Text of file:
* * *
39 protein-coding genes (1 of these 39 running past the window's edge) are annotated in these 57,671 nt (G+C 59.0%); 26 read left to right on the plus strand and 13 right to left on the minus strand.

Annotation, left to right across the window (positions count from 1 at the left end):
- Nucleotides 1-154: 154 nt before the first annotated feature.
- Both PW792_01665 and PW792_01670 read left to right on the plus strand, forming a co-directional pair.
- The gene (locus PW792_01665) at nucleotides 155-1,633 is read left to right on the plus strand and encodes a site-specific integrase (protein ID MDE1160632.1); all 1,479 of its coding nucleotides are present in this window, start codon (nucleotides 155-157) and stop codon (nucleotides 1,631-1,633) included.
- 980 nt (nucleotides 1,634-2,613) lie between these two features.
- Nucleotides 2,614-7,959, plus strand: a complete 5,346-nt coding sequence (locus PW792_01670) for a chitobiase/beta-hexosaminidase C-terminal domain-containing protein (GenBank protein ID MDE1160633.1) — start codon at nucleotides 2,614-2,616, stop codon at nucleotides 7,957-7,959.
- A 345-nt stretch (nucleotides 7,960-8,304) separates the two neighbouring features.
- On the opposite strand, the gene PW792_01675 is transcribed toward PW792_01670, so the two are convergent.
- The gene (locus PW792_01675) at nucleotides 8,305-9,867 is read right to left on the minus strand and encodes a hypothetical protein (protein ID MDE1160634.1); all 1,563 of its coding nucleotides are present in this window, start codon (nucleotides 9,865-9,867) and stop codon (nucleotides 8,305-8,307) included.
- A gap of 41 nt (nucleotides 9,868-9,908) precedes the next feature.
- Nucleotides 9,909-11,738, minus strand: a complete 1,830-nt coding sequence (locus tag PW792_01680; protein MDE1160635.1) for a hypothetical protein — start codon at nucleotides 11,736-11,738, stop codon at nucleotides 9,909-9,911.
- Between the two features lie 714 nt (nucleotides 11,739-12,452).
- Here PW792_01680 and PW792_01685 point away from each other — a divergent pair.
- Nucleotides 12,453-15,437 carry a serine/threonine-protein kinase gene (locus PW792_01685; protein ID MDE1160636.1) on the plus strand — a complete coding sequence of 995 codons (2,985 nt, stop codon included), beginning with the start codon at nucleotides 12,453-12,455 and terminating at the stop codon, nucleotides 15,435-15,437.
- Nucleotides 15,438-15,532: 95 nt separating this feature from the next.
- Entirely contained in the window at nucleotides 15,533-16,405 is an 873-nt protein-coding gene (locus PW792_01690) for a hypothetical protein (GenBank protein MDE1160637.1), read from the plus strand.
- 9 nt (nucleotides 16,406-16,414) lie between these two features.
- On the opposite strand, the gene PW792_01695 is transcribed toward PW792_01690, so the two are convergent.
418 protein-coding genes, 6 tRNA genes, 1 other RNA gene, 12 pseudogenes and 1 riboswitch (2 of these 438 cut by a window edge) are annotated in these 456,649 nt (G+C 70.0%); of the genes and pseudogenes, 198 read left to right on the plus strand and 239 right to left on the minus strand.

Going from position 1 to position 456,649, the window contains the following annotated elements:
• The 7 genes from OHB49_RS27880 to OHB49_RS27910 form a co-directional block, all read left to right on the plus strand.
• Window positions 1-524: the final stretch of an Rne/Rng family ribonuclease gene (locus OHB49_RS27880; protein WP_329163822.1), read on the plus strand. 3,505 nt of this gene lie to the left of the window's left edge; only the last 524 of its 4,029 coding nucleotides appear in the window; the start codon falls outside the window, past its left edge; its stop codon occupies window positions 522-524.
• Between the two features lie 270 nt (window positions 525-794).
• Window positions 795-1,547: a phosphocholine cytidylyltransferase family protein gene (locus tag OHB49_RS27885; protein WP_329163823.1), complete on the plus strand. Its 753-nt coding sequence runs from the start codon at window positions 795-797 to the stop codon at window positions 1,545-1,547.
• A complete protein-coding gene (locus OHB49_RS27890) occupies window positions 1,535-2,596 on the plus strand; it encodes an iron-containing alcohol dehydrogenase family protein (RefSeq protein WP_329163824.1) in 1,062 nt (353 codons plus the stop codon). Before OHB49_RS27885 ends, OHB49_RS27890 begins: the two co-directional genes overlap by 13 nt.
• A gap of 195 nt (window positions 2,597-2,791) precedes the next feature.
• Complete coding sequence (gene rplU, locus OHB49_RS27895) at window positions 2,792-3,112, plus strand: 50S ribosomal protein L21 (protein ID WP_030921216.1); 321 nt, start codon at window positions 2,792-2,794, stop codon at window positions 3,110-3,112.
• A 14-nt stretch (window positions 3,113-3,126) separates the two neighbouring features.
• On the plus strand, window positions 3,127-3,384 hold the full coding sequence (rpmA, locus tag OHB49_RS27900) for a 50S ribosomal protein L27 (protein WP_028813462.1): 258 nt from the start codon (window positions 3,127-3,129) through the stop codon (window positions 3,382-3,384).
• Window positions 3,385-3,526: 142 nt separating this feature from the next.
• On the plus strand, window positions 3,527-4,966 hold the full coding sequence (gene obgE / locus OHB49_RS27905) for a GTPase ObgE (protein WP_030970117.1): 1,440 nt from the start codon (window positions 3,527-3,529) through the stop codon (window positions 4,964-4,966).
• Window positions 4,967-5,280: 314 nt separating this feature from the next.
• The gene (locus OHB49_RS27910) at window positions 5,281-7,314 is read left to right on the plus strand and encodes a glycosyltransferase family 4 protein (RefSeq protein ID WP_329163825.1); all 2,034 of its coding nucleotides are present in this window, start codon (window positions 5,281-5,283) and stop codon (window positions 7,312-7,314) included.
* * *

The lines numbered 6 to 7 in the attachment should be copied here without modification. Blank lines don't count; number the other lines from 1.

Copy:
- 980 nt (nucleotides 1,634-2,613) lie between these two features.
- Nucleotides 2,614-7,959, plus strand: a complete 5,346-nt coding sequence (locus PW792_01670) for a chitobiase/beta-hexosaminidase C-terminal domain-containing protein (GenBank protein ID MDE1160633.1) — start codon at nucleotides 2,614-2,616, stop codon at nucleotides 7,957-7,959.